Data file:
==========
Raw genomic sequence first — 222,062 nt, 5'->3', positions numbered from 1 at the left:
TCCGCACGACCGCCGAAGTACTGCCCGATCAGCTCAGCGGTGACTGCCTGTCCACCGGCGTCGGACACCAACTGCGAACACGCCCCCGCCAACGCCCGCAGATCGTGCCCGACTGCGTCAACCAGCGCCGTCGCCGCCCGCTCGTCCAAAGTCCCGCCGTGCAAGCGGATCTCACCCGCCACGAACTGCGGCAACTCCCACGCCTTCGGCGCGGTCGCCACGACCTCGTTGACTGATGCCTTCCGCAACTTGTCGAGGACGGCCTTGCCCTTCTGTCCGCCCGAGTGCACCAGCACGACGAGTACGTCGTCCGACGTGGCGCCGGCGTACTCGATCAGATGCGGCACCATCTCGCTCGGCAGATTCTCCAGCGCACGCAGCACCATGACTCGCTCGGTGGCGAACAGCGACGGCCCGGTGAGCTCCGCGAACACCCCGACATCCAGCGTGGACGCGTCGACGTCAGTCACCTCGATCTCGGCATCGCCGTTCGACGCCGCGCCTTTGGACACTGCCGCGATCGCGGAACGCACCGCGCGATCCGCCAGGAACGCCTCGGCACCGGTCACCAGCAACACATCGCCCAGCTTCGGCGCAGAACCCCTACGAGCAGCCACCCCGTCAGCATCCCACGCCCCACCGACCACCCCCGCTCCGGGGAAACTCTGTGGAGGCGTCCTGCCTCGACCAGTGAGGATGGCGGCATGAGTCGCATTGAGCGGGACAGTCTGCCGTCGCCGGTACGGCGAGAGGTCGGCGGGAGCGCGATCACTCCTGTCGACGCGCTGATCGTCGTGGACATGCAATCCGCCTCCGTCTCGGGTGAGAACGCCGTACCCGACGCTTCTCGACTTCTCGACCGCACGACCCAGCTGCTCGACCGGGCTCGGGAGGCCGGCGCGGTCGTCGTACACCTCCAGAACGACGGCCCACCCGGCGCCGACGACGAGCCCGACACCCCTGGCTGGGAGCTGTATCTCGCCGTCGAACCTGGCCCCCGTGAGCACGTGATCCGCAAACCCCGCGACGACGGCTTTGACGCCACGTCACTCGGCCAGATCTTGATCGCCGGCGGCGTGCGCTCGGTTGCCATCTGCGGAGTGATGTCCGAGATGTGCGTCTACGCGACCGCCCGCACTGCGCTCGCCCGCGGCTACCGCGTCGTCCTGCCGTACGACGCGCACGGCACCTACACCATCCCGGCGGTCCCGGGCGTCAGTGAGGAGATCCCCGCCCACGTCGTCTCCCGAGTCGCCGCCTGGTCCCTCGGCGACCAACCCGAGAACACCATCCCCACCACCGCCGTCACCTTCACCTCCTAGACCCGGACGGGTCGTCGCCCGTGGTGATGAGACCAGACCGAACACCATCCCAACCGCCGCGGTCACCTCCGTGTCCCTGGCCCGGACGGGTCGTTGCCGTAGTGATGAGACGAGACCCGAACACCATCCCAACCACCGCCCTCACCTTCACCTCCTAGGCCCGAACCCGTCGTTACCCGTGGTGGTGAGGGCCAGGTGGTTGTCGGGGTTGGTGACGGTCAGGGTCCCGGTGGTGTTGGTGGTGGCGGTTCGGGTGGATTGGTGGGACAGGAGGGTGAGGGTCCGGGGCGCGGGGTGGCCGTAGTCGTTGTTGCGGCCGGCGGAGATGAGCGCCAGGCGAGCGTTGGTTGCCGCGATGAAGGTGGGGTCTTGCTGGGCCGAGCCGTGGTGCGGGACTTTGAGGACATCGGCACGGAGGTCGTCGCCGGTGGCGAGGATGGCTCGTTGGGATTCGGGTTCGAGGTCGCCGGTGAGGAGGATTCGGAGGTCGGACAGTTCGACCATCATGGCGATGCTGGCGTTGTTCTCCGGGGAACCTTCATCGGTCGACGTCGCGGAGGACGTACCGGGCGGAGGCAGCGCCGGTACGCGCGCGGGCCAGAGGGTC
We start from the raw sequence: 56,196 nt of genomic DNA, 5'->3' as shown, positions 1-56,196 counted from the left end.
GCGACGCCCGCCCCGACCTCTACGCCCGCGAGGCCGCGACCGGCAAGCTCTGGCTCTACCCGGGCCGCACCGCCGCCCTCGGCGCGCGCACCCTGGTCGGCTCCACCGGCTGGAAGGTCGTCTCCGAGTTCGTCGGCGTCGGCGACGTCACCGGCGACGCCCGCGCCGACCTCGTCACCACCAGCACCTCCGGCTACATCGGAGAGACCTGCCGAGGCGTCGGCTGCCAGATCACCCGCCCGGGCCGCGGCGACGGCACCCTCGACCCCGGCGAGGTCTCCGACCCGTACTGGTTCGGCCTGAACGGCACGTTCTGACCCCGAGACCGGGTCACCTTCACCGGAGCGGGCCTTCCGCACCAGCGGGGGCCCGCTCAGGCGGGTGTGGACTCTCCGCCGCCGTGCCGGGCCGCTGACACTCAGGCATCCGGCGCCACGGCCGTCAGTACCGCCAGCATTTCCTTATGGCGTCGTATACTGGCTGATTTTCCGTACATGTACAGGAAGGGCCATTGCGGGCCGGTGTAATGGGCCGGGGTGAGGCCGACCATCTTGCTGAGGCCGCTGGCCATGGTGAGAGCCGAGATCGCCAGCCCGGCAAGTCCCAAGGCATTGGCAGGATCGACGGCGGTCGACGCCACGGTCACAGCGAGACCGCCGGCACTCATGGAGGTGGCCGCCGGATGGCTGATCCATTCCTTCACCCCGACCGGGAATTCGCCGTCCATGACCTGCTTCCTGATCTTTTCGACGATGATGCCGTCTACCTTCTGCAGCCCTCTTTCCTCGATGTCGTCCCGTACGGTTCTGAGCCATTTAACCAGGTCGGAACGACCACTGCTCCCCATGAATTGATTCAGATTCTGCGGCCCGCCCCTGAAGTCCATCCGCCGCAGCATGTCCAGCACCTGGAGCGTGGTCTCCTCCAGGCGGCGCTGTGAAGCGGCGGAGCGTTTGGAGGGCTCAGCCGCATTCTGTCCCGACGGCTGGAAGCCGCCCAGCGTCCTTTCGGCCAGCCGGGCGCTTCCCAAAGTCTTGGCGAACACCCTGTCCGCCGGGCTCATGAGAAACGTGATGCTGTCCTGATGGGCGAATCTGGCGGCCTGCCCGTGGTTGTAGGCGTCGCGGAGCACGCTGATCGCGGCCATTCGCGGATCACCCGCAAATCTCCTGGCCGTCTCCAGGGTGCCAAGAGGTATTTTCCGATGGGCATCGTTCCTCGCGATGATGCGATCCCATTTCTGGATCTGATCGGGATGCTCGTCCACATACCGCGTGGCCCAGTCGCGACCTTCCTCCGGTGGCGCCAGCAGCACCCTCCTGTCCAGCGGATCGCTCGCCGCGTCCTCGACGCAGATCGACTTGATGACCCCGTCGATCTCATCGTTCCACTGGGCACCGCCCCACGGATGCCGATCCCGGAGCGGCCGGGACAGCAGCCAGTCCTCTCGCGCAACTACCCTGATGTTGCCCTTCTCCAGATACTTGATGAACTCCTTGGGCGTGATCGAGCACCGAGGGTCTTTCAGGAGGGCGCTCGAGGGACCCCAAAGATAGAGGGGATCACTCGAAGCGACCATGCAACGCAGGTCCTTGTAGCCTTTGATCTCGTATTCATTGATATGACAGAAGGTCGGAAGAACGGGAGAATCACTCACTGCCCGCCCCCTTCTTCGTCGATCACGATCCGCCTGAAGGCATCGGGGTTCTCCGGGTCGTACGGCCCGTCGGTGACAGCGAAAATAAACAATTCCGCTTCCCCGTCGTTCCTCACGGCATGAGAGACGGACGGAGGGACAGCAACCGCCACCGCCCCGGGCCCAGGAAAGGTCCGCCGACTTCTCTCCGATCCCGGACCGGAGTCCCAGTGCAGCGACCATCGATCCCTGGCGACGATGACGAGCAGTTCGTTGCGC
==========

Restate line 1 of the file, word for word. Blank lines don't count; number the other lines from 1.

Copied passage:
Raw genomic sequence first — 222,062 nt, 5'->3', positions numbered from 1 at the left: